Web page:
The Buzz Bee Sidewinder is a formidable-looking blaster. With its massive 30 dart drum, it has the kind of presence that would give an adversary pause. It also has the potential to be a really solid performer, but is handicapped by the manufacturer in such an odd way that we didn’t quite know how to review it. Do we review the blaster as it was sent to us (and as it appears on store shelves), or do we review it the way it should be used? Perhaps we’ll do a little of both.
Released in 2013 as part of the Buzz Bee Air Warriors line (equivalent to the older Nerf N-Strike series), the Sidewinder comes tidily packed in an open box that showcases the full length of the blaster, three rows of 10 darts each, a gargantuan-looking 30 dart drum, and the hardware necessary to put it all together. The box proclaims “30 dart rapid blasting!”, leaving no doubt as to the manufacturer’s intent on this being a high rate-of-fire blaster. Unfortunately, there’s also a 30 foot range claim, which is rather disappointing in a world where Nerf XD and Mega products are suggesting ranges of 85 and even 90 feet, or more. Nonetheless, the packaging is nicely done, and with that huge drum and 30 dart pack-in at a suggested retail price of $19.99, it makes a solid presentation of itself on store shelves.
Design and Ergonomics
The Buzz Bee Sidewinder can be found in two colors: dark blue and a sort of alien-esque green. Neither color is particularly offensive, though neither is as interesting as something you’d see from Hasbro or Mattel. And, as we’ve said in the past, the abundance of smooth-sided plastics, over-use of a single color, and general lack of surface detailing don’t do much to down-play the “value store” feel. And as we’ve also said before, we hate the use of stickers on blasters… they look cheap, wear easily, and distract from any semblance of realism that might otherwise have been achieved. Otherwise, though, the overall look, feel, and shape of the Sidewinder is reasonably pleasing, particularly with that high intimidation factor provided by the 30 dart drum.
While we’re talking about design, we’d be remiss if we didn’t mention the elephant in the room–the Buzz Bee Sidewinder looks a LOT like the Nerf Raider (and it’s smaller-drummed successor, the Nerf Rampage). All three have similar pump-action form-factors, and all three have large, side-mounted drums. The Raider was released in 2009, the Rampage in 2012, and the Sidewinder in 2013. We’ll let you do the math on the timeline, and for our part, we’ll simply say imitation is the sincerest form of flattery, and leave it at that.
Ergonomically, we have very few complaints. Unlike the BOOMco line of products from Mattel that try too hard to appeal to very young children with their overly small grip sizes, the Sidewinder proves to be “just right” in both fore and aft grip feel, and the front-to-back spacing of the grips is spot-on, as well. We also found the weighting to be reasonably balanced from tip to trigger, though the left/right balance is definitely lopsided due to the drum’s right-handed mounting, which necessitates both hands be kept on the grips when in use. The trigger is entirely non-functional (a point we’ll revisit in a moment), but it does provide a familiar feel for those of us who expect our blasters to always have triggers.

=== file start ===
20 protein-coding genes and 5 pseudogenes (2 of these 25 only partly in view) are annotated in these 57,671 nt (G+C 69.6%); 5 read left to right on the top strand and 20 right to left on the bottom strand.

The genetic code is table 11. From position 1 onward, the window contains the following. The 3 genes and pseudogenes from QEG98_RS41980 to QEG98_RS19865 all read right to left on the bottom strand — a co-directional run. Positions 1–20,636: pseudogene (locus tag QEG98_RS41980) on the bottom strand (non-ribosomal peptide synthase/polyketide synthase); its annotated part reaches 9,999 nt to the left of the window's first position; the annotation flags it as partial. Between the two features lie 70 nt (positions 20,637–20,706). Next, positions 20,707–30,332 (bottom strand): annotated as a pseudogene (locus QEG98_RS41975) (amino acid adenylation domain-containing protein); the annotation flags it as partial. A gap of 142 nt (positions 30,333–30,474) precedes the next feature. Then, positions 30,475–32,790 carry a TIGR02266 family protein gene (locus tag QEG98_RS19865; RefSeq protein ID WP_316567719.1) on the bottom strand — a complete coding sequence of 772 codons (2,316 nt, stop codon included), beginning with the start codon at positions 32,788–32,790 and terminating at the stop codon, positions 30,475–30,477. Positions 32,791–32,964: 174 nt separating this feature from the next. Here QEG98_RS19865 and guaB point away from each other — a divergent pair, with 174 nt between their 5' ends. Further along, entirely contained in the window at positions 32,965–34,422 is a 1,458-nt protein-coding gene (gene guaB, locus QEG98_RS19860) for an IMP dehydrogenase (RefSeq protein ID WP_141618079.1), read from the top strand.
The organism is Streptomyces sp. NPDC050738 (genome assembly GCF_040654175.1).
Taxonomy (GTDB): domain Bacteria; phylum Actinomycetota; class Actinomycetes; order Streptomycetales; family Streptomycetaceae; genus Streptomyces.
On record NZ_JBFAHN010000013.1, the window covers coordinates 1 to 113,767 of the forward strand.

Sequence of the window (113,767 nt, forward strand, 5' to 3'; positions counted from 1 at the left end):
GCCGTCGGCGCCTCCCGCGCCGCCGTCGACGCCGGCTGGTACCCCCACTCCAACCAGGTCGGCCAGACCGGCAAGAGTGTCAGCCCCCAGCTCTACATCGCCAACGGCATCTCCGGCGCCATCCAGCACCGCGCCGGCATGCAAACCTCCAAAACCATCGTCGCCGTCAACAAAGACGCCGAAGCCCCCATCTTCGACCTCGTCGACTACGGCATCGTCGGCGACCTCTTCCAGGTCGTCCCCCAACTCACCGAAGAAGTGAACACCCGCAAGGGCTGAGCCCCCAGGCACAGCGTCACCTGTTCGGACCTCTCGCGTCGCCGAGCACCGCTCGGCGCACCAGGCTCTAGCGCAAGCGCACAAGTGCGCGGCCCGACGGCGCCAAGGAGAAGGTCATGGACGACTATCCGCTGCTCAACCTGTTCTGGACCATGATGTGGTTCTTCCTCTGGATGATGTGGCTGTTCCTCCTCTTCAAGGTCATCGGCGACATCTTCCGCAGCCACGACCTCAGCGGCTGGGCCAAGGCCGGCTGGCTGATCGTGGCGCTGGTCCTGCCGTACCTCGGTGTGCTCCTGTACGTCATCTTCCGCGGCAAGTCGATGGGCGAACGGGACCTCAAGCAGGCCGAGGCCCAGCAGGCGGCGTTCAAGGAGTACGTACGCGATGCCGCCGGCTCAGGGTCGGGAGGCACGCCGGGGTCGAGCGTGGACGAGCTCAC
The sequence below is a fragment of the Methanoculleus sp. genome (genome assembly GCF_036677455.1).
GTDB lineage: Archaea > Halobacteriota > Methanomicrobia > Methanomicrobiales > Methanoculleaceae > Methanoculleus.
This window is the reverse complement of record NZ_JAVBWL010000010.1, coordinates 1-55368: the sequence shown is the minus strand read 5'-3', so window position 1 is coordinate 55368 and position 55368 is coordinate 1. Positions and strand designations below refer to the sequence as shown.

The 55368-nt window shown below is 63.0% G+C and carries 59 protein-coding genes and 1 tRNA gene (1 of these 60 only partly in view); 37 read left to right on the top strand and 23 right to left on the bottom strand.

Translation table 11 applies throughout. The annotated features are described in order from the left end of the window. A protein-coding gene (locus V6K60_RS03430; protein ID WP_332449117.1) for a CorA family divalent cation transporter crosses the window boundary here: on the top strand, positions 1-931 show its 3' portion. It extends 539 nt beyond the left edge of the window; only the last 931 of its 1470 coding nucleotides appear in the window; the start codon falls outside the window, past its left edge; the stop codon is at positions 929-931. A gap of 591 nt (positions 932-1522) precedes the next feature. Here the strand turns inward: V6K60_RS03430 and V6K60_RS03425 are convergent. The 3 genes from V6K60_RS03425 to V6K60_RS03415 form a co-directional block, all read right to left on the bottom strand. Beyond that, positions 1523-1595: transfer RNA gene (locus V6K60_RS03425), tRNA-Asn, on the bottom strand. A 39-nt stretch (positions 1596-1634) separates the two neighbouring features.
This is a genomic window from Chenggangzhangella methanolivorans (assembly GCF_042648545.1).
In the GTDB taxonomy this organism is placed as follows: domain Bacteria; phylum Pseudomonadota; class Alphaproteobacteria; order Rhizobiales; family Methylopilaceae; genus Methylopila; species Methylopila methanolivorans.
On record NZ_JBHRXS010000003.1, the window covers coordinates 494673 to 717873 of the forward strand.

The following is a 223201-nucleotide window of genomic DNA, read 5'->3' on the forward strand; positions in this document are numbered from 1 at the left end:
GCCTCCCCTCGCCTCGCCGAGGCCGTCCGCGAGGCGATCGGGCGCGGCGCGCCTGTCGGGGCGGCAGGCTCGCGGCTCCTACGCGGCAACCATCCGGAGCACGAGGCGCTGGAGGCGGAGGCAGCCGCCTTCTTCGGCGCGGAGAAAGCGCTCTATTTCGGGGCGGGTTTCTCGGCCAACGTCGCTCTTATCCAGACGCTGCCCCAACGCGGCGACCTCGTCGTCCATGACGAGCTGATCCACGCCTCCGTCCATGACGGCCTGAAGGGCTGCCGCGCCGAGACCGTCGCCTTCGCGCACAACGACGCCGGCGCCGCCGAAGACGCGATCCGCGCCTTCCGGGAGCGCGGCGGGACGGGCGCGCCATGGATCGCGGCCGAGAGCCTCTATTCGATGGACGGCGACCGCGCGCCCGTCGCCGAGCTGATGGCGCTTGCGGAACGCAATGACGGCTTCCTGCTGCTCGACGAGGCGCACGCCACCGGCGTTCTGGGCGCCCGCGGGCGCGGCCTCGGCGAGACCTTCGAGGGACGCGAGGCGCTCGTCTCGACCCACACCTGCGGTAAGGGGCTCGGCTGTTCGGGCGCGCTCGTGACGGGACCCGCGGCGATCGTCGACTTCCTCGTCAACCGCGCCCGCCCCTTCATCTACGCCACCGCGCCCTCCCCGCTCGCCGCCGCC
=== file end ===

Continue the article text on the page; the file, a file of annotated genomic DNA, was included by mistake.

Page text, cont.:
Use and Performance
In use, the Sidewinder is a mixed-bag. As noted, the trigger is a simple cosmetic addition that serves no purpose whatsoever (it can’t even be depressed). The entirety of the Sidewinder’s action happens with the fore-grip. When you move the pump-action grip forward, an internal ratchet mechanism advances the drum one slot. Firing is accomplished by pulling the grip towards one’s body as forcefully and rapidly as possible. The velocity with which a dart exits is entirely dependent on the force applied to the pump. In this regard, the Sidewinder is actually a lot of fun to use. Unlike many motorized blasters that simple require you to have good batteries and a working trigger finger, the Sidewinder is more of a whole-body affair. The more “thrust” you put in, the more you get out (to a point). And that’s actually a lot of fun. The downside, as with most pump-to-fire (or “slam-fire”) style blasters, is that aiming is affected during this whole routine, which makes accuracy a secondary concern. The Sidewinder is definitely more of a cover-fire kind of blaster than a targeting champ like the Buzz Bee Extreme Range Master.
But aside from the mechanics of its actual use, it’s in the performance realm where things get really interesting for the Buzz Bee Sidewinder. Using the standard foam darts that come with the Sidewinder, we were getting max ranges of about 37 feet, with parallel-to-ground ranges of no more than 35 feet. Sure, these ranges exceed those claimed on the box, but that doesn’t tell the whole story. More often than not, darts would come spiraling out of the muzzle like miniature helicopters on a suicide mission, and it took repeated attempts to come anywhere close to these kinds of ranges.
And when it came to rate-of-fire, things got even more dicey. Ultimately, we managed to fire all 30 darts in 8.2 seconds, for a very solid 3.7 darts-per-second rate-of-fire. But again, this doesn’t tell the whole story. Over and over during our rate-of-fire testing, darts would be left in the drum un-fired, completely skipped-over. In fact, we got through all 30 chambers in 5.9 seconds in one test, but several darts were not shot in the process. So, despite our physical ability to move the handle fast enough for better times, we actually had to slow things down to ensure every dart was actually being fired.